New research shows obesity among Irish primary school children decreasing annually
Posted 15 October, 2020
A study by University College Dublin and the HSE has shown that obesity in primary school children across Ireland is decreasing.
The latest Childhood Obesity Surveillance Initiative (COSI) survey, carried out as part of the World Health Organisation and European Union's effort to measure weight trends in young children, found the prevalence of obesity in children aged six to ten has continued to go down year on year.
However, its findings highlight that one in five primary school children in Ireland are overweight or obese – with this number increasing to one in three children between fourth and sixth class in schools designated as disadvantaged.
The survey found that girls in fourth to sixth class were more likely to be obese or overweight than any other age and gender group.
“This is the fifth round of surveillance we’ve conducted in Ireland as part of the WHO-EU Childhood Obesity Surveillance Initiative. The health of our children, largely predicts the health of our future adult population,” she said.
“We know that childhood obesity is largely preventable through effective policies that can intervene early to create environments and behaviours that support healthy growth and development for all children.”
Adding: “Robust population surveillance efforts like COSI are a valuable means of accessing our progress and the impact of these interventions over time.
“We’re very grateful for the support of the school communities – teachers, parents and children – who through their participation have allowed us to develop a rich understanding of childhood weight over time.”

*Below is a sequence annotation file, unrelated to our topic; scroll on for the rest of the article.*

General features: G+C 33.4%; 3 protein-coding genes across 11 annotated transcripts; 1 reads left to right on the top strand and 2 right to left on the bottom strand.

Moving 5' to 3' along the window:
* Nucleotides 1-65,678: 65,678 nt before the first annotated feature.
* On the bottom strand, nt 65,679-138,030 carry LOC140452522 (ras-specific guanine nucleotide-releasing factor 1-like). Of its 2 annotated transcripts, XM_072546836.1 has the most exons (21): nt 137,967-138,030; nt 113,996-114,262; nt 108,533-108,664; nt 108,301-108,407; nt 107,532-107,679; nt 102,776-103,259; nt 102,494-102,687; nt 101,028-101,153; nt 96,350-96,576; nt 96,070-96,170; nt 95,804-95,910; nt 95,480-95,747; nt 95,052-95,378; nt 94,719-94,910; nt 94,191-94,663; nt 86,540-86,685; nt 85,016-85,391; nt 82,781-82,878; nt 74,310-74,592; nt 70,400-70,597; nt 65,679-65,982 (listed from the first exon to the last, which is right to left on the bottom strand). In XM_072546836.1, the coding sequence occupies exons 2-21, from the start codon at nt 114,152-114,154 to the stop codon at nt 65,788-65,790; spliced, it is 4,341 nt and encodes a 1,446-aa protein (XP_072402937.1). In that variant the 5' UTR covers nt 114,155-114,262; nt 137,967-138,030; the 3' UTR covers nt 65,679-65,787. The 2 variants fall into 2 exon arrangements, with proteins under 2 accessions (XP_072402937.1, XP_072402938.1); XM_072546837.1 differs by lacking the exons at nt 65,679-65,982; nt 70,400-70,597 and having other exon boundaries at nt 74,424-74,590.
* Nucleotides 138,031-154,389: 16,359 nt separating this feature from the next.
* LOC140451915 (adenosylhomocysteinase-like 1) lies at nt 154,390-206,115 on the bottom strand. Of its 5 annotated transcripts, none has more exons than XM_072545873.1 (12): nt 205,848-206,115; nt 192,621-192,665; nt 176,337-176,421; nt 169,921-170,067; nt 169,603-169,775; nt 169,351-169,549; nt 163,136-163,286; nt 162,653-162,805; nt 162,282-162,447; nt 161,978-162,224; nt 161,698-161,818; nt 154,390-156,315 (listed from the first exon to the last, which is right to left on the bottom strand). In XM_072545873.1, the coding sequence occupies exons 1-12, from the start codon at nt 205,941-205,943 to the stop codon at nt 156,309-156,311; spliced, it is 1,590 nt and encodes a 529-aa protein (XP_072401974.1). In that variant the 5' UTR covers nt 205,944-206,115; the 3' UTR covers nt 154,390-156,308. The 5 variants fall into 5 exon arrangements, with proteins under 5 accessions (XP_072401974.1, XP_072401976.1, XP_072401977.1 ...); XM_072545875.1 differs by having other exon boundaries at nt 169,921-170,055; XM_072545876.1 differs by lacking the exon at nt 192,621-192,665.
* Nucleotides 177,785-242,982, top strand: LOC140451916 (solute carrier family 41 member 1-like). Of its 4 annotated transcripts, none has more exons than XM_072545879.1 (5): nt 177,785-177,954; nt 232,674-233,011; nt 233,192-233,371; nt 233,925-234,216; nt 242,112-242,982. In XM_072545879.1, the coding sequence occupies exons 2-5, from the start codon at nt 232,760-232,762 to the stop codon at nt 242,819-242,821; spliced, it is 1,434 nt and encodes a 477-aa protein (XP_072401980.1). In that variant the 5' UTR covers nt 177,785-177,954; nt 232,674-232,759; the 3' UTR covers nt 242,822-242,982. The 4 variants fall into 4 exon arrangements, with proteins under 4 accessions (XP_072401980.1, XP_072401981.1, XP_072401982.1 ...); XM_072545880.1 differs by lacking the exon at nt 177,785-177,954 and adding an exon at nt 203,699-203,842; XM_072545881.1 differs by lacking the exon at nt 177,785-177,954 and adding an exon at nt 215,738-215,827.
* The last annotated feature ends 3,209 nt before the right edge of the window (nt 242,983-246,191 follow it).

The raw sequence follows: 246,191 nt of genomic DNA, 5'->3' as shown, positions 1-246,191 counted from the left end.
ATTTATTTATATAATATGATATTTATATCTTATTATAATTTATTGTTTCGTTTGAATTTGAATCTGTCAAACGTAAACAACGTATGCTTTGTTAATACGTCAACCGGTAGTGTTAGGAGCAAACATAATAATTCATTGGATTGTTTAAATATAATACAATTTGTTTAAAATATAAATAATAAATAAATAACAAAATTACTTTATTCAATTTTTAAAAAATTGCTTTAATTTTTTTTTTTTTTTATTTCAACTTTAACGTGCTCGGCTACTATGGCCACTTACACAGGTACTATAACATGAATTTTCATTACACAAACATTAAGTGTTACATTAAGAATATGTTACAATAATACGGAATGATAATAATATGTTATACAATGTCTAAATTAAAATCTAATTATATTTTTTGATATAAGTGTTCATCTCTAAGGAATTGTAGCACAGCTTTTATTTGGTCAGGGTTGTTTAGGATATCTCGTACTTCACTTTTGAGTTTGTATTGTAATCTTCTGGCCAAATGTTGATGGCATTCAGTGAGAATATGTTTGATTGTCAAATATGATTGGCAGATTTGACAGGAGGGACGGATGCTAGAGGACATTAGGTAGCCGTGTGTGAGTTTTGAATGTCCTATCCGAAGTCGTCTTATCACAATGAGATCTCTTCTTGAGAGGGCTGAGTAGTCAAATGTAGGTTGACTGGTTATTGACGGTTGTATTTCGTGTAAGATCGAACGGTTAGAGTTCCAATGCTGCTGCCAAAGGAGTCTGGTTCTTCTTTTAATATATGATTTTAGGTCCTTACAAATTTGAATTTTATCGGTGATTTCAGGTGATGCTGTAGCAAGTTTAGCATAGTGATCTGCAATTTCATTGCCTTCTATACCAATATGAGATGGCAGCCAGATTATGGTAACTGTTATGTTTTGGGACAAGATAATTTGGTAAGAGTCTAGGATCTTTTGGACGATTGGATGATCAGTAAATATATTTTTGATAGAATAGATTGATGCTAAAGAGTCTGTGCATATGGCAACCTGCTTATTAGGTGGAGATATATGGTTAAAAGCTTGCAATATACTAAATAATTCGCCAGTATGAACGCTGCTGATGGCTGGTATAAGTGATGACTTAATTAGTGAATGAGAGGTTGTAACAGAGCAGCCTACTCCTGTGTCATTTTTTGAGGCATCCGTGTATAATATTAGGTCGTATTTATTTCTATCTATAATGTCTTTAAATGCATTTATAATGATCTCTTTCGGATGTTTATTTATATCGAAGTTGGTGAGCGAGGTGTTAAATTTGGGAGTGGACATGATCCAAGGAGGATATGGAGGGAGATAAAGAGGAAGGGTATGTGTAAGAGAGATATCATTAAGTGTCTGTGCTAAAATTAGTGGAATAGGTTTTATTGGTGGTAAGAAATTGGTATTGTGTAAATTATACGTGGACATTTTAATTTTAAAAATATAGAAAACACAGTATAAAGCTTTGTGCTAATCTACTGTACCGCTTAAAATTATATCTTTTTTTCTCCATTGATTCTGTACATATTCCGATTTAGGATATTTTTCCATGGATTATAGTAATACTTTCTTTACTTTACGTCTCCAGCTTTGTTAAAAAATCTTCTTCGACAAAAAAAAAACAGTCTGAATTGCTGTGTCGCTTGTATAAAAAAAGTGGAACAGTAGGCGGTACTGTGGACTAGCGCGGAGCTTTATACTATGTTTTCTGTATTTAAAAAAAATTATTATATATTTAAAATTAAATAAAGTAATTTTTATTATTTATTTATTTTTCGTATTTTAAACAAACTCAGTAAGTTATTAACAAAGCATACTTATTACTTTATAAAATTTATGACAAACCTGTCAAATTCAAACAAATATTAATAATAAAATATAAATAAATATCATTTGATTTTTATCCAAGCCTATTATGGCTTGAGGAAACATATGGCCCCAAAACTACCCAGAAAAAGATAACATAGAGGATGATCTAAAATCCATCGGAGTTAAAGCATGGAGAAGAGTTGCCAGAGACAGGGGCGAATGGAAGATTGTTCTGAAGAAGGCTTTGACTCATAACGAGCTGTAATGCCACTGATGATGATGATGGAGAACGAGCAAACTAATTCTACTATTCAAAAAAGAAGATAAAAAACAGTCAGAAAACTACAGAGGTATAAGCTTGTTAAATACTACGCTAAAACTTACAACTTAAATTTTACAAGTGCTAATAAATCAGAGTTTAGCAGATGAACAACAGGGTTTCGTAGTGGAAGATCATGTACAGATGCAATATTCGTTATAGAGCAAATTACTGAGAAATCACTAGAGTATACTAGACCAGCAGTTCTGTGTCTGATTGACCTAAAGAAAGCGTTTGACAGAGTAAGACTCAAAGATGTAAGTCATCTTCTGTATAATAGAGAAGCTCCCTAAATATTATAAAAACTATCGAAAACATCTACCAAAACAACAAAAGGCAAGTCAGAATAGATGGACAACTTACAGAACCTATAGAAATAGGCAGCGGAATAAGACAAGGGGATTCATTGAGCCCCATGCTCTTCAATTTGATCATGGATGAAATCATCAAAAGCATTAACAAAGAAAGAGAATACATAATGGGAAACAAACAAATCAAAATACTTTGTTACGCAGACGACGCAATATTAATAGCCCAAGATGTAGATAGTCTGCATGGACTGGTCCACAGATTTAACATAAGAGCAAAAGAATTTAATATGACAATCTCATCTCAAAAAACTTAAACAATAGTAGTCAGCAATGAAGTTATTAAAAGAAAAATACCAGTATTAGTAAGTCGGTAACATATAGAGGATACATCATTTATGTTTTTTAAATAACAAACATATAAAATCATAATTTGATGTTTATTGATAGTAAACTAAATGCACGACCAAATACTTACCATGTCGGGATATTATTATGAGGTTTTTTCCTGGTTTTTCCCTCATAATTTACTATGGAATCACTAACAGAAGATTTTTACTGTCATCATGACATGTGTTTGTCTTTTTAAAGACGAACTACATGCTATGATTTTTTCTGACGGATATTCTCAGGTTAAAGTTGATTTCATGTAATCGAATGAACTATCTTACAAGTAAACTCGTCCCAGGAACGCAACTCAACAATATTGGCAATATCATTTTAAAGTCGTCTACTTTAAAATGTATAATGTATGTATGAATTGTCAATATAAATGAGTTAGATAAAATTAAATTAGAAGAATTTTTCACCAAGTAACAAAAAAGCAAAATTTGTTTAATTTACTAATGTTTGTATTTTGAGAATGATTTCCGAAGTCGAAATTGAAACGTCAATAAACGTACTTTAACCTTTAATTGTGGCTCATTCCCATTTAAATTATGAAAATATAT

Over 5,710 children from across first to sixth class in 135 sentinel primary schools took part in the latest survey.
Commenting on the survey, Sarah O’Brien, National Lead, HSE Healthy Eating Active Living Programme said it was important to understand that obesity is not about a person’s size or shape.
“Healthy weight for all children is important because we know that the consequences of childhood overweight and obesity can be lifelong, affecting quality of life and health both in childhood and adulthood.
“While the downward trend evident for children in early primary school years is very positive, the difference in prevalence evident for girls and those children attending designated disadvantaged schools is of concern.... there is a clear need to ensure that policies and actions to support children and families address the wider obesogenic environment our children live in.”
By: David Kearns, Digital Journalist / Media Officer, UCD University Relations